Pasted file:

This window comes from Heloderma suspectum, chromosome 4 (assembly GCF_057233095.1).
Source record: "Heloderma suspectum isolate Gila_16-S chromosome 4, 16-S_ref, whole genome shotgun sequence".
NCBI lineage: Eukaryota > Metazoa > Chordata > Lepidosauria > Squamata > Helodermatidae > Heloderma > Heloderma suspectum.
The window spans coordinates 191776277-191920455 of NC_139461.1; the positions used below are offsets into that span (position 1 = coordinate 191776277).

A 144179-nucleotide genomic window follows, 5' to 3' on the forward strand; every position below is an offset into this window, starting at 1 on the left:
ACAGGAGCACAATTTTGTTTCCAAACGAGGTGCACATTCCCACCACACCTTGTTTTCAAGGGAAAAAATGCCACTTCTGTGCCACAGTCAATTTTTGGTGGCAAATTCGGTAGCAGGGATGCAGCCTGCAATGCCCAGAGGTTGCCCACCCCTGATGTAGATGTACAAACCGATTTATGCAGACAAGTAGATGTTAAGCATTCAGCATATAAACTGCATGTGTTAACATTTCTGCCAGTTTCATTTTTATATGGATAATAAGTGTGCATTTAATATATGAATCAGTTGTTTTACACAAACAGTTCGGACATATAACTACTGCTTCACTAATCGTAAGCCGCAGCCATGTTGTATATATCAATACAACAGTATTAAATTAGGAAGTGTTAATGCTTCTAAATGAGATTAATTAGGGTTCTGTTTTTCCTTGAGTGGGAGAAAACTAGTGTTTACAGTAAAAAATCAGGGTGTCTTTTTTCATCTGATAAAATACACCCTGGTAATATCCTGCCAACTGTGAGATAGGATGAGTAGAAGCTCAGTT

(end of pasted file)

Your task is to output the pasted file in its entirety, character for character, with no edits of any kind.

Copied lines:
This window comes from Heloderma suspectum, chromosome 4 (assembly GCF_057233095.1).
Source record: "Heloderma suspectum isolate Gila_16-S chromosome 4, 16-S_ref, whole genome shotgun sequence".
NCBI lineage: Eukaryota > Metazoa > Chordata > Lepidosauria > Squamata > Helodermatidae > Heloderma > Heloderma suspectum.
The window spans coordinates 191776277-191920455 of NC_139461.1; the positions used below are offsets into that span (position 1 = coordinate 191776277).

A 144179-nucleotide genomic window follows, 5' to 3' on the forward strand; every position below is an offset into this window, starting at 1 on the left:
ACAGGAGCACAATTTTGTTTCCAAACGAGGTGCACATTCCCACCACACCTTGTTTTCAAGGGAAAAAATGCCACTTCTGTGCCACAGTCAATTTTTGGTGGCAAATTCGGTAGCAGGGATGCAGCCTGCAATGCCCAGAGGTTGCCCACCCCTGATGTAGATGTACAAACCGATTTATGCAGACAAGTAGATGTTAAGCATTCAGCATATAAACTGCATGTGTTAACATTTCTGCCAGTTTCATTTTTATATGGATAATAAGTGTGCATTTAATATATGAATCAGTTGTTTTACACAAACAGTTCGGACATATAACTACTGCTTCACTAATCGTAAGCCGCAGCCATGTTGTATATATCAATACAACAGTATTAAATTAGGAAGTGTTAATGCTTCTAAATGAGATTAATTAGGGTTCTGTTTTTCCTTGAGTGGGAGAAAACTAGTGTTTACAGTAAAAAATCAGGGTGTCTTTTTTCATCTGATAAAATACACCCTGGTAATATCCTGCCAACTGTGAGATAGGATGAGTAGAAGCTCAGTT